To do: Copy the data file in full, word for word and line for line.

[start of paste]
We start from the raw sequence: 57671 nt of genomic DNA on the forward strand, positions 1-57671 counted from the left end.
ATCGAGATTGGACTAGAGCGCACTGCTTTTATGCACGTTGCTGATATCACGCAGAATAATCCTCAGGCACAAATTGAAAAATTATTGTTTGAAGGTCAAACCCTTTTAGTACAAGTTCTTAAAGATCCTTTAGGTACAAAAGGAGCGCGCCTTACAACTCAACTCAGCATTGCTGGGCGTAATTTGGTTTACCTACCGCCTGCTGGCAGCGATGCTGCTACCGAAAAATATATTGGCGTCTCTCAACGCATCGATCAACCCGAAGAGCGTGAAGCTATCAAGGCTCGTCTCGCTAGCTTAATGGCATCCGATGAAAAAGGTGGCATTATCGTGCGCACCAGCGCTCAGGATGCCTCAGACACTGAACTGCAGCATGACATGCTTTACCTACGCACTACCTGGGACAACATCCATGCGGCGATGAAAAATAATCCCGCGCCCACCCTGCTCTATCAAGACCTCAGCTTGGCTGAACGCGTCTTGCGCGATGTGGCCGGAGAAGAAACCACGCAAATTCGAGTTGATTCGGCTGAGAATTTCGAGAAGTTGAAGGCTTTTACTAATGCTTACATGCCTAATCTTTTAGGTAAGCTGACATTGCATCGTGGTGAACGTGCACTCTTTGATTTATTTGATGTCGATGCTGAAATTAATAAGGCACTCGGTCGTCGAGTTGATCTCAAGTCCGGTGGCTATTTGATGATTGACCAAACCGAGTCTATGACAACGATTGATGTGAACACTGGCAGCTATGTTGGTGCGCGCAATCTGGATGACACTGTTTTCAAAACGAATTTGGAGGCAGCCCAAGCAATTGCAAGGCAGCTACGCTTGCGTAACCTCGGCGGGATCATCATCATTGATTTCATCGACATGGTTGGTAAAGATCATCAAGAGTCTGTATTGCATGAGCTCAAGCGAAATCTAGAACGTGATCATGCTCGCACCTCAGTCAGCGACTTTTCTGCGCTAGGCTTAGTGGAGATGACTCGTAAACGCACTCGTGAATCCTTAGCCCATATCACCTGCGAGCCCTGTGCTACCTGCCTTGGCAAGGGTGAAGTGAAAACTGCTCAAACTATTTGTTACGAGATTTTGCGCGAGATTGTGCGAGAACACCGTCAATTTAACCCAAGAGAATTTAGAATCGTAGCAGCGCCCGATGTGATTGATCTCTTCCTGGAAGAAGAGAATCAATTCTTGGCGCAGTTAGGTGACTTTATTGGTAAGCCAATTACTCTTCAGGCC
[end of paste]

We start from the raw sequence: 57671 nt of genomic DNA on the forward strand, positions 1-57671 counted from the left end.
ATCGAGATTGGACTAGAGCGCACTGCTTTTATGCACGTTGCTGATATCACGCAGAATAATCCTCAGGCACAAATTGAAAAATTATTGTTTGAAGGTCAAACCCTTTTAGTACAAGTTCTTAAAGATCCTTTAGGTACAAAAGGAGCGCGCCTTACAACTCAACTCAGCATTGCTGGGCGTAATTTGGTTTACCTACCGCCTGCTGGCAGCGATGCTGCTACCGAAAAATATATTGGCGTCTCTCAACGCATCGATCAACCCGAAGAGCGTGAAGCTATCAAGGCTCGTCTCGCTAGCTTAATGGCATCCGATGAAAAAGGTGGCATTATCGTGCGCACCAGCGCTCAGGATGCCTCAGACACTGAACTGCAGCATGACATGCTTTACCTACGCACTACCTGGGACAACATCCATGCGGCGATGAAAAATAATCCCGCGCCCACCCTGCTCTATCAAGACCTCAGCTTGGCTGAACGCGTCTTGCGCGATGTGGCCGGAGAAGAAACCACGCAAATTCGAGTTGATTCGGCTGAGAATTTCGAGAAGTTGAAGGCTTTTACTAATGCTTACATGCCTAATCTTTTAGGTAAGCTGACATTGCATCGTGGTGAACGTGCACTCTTTGATTTATTTGATGTCGATGCTGAAATTAATAAGGCACTCGGTCGTCGAGTTGATCTCAAGTCCGGTGGCTATTTGATGATTGACCAAACCGAGTCTATGACAACGATTGATGTGAACACTGGCAGCTATGTTGGTGCGCGCAATCTGGATGACACTGTTTTCAAAACGAATTTGGAGGCAGCCCAAGCAATTGCAAGGCAGCTACGCTTGCGTAACCTCGGCGGGATCATCATCATTGATTTCATCGACATGGTTGGTAAAGATCATCAAGAGTCTGTATTGCATGAGCTCAAGCGAAATCTAGAACGTGATCATGCTCGCACCTCAGTCAGCGACTTTTCTGCGCTAGGCTTAGTGGAGATGACTCGTAAACGCACTCGTGAATCCTTAGCCCATATCACCTGCGAGCCCTGTGCTACCTGCCTTGGCAAGGGTGAAGTGAAAACTGCTCAAACTATTTGTTACGAGATTTTGCGCGAGATTGTGCGAGAACACCGTCAATTTAACCCAAGAGAATTTAGAATCGTAGCAGCGCCCGATGTGATTGATCTCTTCCTGGAAGAAGAGAATCAATTCTTGGCGCAGTTAGGTGACTTTATTGGTAAGCCAATTACTCTTCAGGCC